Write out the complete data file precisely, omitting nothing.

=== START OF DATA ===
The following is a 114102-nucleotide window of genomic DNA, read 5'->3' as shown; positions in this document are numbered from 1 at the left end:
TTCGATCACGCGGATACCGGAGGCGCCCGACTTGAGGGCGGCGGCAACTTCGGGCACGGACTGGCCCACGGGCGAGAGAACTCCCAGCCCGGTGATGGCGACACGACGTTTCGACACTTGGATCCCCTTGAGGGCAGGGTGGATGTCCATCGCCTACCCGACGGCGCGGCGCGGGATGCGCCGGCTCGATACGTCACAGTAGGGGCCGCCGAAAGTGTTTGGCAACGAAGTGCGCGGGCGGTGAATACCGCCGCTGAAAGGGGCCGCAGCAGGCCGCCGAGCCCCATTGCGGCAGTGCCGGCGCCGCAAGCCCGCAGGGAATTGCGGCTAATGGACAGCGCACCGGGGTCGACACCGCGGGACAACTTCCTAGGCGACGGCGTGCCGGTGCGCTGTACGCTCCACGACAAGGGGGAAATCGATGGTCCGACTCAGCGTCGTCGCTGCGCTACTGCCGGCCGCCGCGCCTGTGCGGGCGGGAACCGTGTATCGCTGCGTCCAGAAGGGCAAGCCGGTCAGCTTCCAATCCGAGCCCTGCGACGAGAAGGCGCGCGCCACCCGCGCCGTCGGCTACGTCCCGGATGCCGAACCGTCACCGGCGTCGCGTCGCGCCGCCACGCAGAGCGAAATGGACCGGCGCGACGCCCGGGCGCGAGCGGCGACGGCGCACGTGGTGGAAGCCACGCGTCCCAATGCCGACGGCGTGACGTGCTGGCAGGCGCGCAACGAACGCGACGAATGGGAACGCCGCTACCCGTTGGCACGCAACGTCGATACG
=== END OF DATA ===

The following is a 114102-nucleotide window of genomic DNA, read 5'->3' as shown; positions in this document are numbered from 1 at the left end:
TTCGATCACGCGGATACCGGAGGCGCCCGACTTGAGGGCGGCGGCAACTTCGGGCACGGACTGGCCCACGGGCGAGAGAACTCCCAGCCCGGTGATGGCGACACGACGTTTCGACACTTGGATCCCCTTGAGGGCAGGGTGGATGTCCATCGCCTACCCGACGGCGCGGCGCGGGATGCGCCGGCTCGATACGTCACAGTAGGGGCCGCCGAAAGTGTTTGGCAACGAAGTGCGCGGGCGGTGAATACCGCCGCTGAAAGGGGCCGCAGCAGGCCGCCGAGCCCCATTGCGGCAGTGCCGGCGCCGCAAGCCCGCAGGGAATTGCGGCTAATGGACAGCGCACCGGGGTCGACACCGCGGGACAACTTCCTAGGCGACGGCGTGCCGGTGCGCTGTACGCTCCACGACAAGGGGGAAATCGATGGTCCGACTCAGCGTCGTCGCTGCGCTACTGCCGGCCGCCGCGCCTGTGCGGGCGGGAACCGTGTATCGCTGCGTCCAGAAGGGCAAGCCGGTCAGCTTCCAATCCGAGCCCTGCGACGAGAAGGCGCGCGCCACCCGCGCCGTCGGCTACGTCCCGGATGCCGAACCGTCACCGGCGTCGCGTCGCGCCGCCACGCAGAGCGAAATGGACCGGCGCGACGCCCGGGCGCGAGCGGCGACGGCGCACGTGGTGGAAGCCACGCGTCCCAATGCCGACGGCGTGACGTGCTGGCAGGCGCGCAACGAACGCGACGAATGGGAACGCCGCTACCCGTTGGCACGCAACGTCGATACG